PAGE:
A bill that would require more disclosure from private equity firms that manage money for California’s public pension plans has been weakened, prompting a former state investment official and early backer of the legislation to pull his support…
Michael Flaherman, a former board member of the California Public Employees’ Retirement System who had promoted the legislation, argues that the change has gutted the bill.
“The private equity industry clearly intends to fool the Legislature and the public with the most recent amendments to AB 2833,” Flaherman, who has also worked for private equity firms, wrote in a letter sent to legislators last week…
The original bill would have required firms to report the total fees paid by the companies within a particular private equity fund. Now the bill only requires the firms to report the share of fees proportional to a California public pension’s investment in a particular fund.
Flaherman said that’s a crucial change. Because of the way that private equity deals are often structured, it would make it impossible to know how much companies are really paying.
That’s a problem, he said, because the fees, which can add up to millions of dollars, can be a big burden for the companies paying them – potentially cutting into their profitability or ability to grow – and therefore harmful to investors.
Mind you, this isn’t the only serious failing of the bill. We’ve described others: that general partners can structure related party payments to escape reporting and that the definition of “portfolio company” allows payment to be routed through other entities. Taken together, these shortcomings mean the bill is fatally flawed.
Notice the misleading defense that Chiang’s office gives for this Potemkin measure:
Deputy Treasurer Grant Boyken said a complete accounting of fees – the kind that the bill originally called for – is an admirable goal but that getting the share of fees paid by pension funds is Chiang’s main concern.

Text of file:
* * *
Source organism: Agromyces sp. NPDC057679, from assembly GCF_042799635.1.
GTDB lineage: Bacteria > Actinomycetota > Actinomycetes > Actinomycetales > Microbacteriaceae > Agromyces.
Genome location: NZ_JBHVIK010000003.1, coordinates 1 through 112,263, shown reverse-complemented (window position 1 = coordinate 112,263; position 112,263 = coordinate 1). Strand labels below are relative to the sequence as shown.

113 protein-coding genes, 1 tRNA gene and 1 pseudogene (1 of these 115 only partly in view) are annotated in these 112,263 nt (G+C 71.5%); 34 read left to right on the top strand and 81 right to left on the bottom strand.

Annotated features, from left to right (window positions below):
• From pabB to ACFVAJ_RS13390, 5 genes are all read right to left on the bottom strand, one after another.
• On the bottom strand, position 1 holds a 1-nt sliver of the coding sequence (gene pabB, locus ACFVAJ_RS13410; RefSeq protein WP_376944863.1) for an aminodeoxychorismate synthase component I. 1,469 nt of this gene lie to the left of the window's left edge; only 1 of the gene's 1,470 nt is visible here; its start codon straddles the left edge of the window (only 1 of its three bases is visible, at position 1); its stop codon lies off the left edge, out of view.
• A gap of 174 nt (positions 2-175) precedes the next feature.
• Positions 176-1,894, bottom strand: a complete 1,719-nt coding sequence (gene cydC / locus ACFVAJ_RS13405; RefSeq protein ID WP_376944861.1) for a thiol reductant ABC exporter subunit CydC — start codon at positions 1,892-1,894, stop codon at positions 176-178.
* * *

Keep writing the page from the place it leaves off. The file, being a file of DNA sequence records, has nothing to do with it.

“Our immediate goal is to look at what California pension funds are paying,” Boyken said. “The language we have now does that. The bigger story with private equity is not how much we’re paying, but are we paying too much? We can’t have that conversation until we know how much we are paying.”
You can see how much of a backtrack this is when you go back to Chiang’s announcement last fall. He deemed the more detailed Institutional Limited Partners Association fee template (then in an advanced draft state) to be insufficient.
And the Los Angeles Times finds a dubious “expert” to provide the obligatory limited partner and industry PR:
CalSTRS in particular had raised concerns that if the bill became law it could endanger those returns because some private equity firms might choose not to work with California pension funds, preferring instead to take money from investors who don’t have such strict disclosure requirements.
Timothy Spangler, a UCLA law professor who has worked with private equity firms and investors, said that’s a legitimate concern.
“If you’re producing 30% returns year in, year out, you have a lot of people who want to invest in your funds,” he said.
Spangler, a law professor and not a finance expert, shows he is not competent to discuss private equity returns. Just a few of the many reasons his flip statement is incorrect. Private equity funds do not deliver returns remotely as high as he says, much the less with machine-lke regularity. First, it’s been well documented that there has not been “persistence” in top private equity returns in this century. In fact, the most recent studies have found that a top-tier firm is slightly less likely to deliver top-tier performance in its next fund than by merely investing randomly! Second, these returns need to be adjusted for the idiosyncratic risks of investing in private equity. When all those risks are included, private equity not only does not outperform, but it underperforms. Third, private equity executives have warned that private equity returns are going to fall, and stock market valuations of the public equity fund managers that are private say that they expect the decline to be significant.